Transient frictional processes

We investigate the dynamics of transient frictional processes such as the stiction of adhesive contacts or stick-slip motions. Both phenomena involve strongly non homogeneous sliding processes which require a local analysis of the contact interface. Using a previously developed contact imaging approach, we are able to measure time and space resolved displacement fields within contacts between a smooth silicone rubber and a glass lens.


With M.C. Audry, A. Chateauminois and C. Frétigny
Collaboration with J. Teisseire and E. Barthel at SVI/ Saint Gobain


Stiction of adhesive contacts under torsion


The shear failure of an adhesive contact during the incipient stages of sliding friction is often refereed to as a stiction process . Such mechanisms are encountered in many practical applications such as, for example, tire/road contacts or MEMs. They also pertains to the discontinuous stick-slip motions which are observed in many frictional systems. From a fundamental point of view, stiction involves a complex and poorly understood interplay between frictional energy dissipation and adhesion. Here, stiction is investigated using an original torsional contact configurations allowing to investigate this process in simplified mechanical conditions. We show that stiction involves the progressive propagation of slip from the periphery of the contact according to a mechanism which is reminiscent to an interface shear crack. Experimental results are analyzed in the light of the a theoretical contact model which allow to discuss the discuss the interplay between friction and adhesion.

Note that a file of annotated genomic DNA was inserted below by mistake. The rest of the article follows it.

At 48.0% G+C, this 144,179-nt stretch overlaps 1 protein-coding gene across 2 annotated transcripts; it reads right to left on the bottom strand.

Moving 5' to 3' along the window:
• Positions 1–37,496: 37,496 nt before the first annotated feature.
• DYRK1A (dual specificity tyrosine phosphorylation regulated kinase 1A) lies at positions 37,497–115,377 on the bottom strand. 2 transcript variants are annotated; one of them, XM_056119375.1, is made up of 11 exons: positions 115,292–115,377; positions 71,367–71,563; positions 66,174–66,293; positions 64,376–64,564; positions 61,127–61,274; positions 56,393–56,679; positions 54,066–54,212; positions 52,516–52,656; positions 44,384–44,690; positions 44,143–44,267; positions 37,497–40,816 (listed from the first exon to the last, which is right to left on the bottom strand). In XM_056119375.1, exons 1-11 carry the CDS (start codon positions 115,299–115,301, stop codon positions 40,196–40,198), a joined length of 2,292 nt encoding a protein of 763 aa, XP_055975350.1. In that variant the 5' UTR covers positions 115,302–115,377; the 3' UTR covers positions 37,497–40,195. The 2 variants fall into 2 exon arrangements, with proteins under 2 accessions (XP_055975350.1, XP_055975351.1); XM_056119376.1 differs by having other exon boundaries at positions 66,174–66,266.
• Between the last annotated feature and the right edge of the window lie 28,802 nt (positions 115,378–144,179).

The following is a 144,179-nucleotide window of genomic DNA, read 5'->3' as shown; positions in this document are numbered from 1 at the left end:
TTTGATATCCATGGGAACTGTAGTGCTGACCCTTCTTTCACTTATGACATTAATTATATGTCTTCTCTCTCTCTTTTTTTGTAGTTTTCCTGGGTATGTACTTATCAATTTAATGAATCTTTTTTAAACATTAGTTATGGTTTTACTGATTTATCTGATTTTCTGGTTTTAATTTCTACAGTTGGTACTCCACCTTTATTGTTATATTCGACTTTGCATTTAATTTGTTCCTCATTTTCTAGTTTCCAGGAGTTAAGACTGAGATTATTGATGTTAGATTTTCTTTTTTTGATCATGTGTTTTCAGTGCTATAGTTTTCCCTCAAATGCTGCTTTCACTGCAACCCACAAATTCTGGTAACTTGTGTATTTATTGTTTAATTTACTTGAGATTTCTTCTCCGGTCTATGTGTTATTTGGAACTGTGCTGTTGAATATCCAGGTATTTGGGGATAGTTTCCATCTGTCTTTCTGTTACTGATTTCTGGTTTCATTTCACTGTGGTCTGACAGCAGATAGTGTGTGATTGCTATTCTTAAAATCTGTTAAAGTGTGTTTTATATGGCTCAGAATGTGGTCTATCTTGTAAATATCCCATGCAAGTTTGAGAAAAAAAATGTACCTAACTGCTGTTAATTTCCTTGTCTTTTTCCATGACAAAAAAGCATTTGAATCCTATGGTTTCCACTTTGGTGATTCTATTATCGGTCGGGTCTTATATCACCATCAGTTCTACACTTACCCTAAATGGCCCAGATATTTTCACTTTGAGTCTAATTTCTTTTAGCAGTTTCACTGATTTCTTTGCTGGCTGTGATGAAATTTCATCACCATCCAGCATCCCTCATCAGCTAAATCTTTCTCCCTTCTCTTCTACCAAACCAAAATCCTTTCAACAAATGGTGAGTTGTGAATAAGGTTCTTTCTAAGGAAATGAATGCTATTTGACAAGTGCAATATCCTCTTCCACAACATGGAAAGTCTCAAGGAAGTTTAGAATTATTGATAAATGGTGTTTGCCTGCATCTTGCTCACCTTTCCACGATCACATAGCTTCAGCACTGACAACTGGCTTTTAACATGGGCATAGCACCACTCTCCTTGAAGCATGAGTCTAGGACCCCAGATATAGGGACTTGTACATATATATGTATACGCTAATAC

Flash Video - 1.7 Mb

Torsional stiction of an adhesive contact between a surface marked silicone rubber and a glass lens. The progressive propagation of slip from the periphery of the contact is detected from the distortion of the markers lattice.


Stick-slip motions


Stick-slip oscillations are observed in many natural and man-made mechanical systems such as brakes, granular materials under shear or the bowing of a violin string, to cite a few example. From a macroscopic point of view, these processes are often described by considering that frictional instabilities involve the more or less periodic jump from a purely elastic state without any slip to a homogeneous sliding state.
Within contact between smooth silicone rubbers and glass lenses patterned with a regular array of micrometric ridges, we show that much more complex processes involving the heterogeneous nucleation and propagation of interface shear cracks are encountered. Such observations strongly question the relevance of static and dynamic friction concepts to describe stick-slip motions.

Slip pulse propagation during stick-slip motion between a smooth silicone substrate and a glass lens patterned with an array of micrometric ridges. Color scale indicate the magnitude of the local sliding velocity at the contact interface. White circle delimits the contact area. The silicone substrate is moved from bottom to top with respect to the fixed glass lens.



Slip dynamics at a patterned rubber/glass interface during stick-slip motions
M.C Audry, C. Fretigny, A. Chateauminois, J. Teissere and E. Barthel
European Physical Journal E 35 (2012) 83-90


Friction and shear fracture of an adhesive contact under torsion
A. Chateauminois, C. Fretigny and L. Olanier
Phys Rev E, 81 (2010) 026106


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Practical information

Sciences et Ingénierie de la Matière Molle

Soft Matter Enginering and Science Laboratory - UMR 7615

10 rue Vauquelin
75231 PARIS CEDEX 05

  • Chair : E. Barthel
  • Vice Chairs : J.B. d’Espinose & G. Ducouret
  • Administration : F. Decuq, M.-T. Mendy & M. Hirano-Courcot
  • Communication : A. Hakopian & M. Ciccotti
  • Information Technology : A. Hakopian
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